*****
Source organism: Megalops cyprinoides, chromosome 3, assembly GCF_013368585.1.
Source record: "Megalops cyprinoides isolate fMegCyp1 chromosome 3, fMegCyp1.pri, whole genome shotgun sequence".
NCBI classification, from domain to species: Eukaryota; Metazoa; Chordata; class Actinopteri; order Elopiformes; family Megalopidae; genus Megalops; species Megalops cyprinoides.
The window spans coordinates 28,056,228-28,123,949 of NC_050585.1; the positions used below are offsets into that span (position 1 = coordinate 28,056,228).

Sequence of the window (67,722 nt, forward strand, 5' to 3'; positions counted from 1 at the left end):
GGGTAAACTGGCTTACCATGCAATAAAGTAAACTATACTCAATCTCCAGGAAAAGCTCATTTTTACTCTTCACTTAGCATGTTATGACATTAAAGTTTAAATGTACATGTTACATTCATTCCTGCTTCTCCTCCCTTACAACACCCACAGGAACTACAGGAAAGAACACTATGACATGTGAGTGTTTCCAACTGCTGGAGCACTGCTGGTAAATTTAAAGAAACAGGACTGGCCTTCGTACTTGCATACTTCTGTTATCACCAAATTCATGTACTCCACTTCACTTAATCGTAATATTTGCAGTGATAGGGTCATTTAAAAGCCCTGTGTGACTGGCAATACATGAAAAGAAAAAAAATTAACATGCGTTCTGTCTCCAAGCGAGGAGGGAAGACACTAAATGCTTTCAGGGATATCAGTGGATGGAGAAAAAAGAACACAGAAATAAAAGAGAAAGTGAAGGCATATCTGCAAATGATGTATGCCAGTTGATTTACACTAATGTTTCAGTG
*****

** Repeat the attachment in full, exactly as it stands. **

Source organism: Megalops cyprinoides, chromosome 3, assembly GCF_013368585.1.
Source record: "Megalops cyprinoides isolate fMegCyp1 chromosome 3, fMegCyp1.pri, whole genome shotgun sequence".
NCBI classification, from domain to species: Eukaryota; Metazoa; Chordata; class Actinopteri; order Elopiformes; family Megalopidae; genus Megalops; species Megalops cyprinoides.
The window spans coordinates 28,056,228-28,123,949 of NC_050585.1; the positions used below are offsets into that span (position 1 = coordinate 28,056,228).

Sequence of the window (67,722 nt, forward strand, 5' to 3'; positions counted from 1 at the left end):
GGGTAAACTGGCTTACCATGCAATAAAGTAAACTATACTCAATCTCCAGGAAAAGCTCATTTTTACTCTTCACTTAGCATGTTATGACATTAAAGTTTAAATGTACATGTTACATTCATTCCTGCTTCTCCTCCCTTACAACACCCACAGGAACTACAGGAAAGAACACTATGACATGTGAGTGTTTCCAACTGCTGGAGCACTGCTGGTAAATTTAAAGAAACAGGACTGGCCTTCGTACTTGCATACTTCTGTTATCACCAAATTCATGTACTCCACTTCACTTAATCGTAATATTTGCAGTGATAGGGTCATTTAAAAGCCCTGTGTGACTGGCAATACATGAAAAGAAAAAAAATTAACATGCGTTCTGTCTCCAAGCGAGGAGGGAAGACACTAAATGCTTTCAGGGATATCAGTGGATGGAGAAAAAAGAACACAGAAATAAAAGAGAAAGTGAAGGCATATCTGCAAATGATGTATGCCAGTTGATTTACACTAATGTTTCAGTG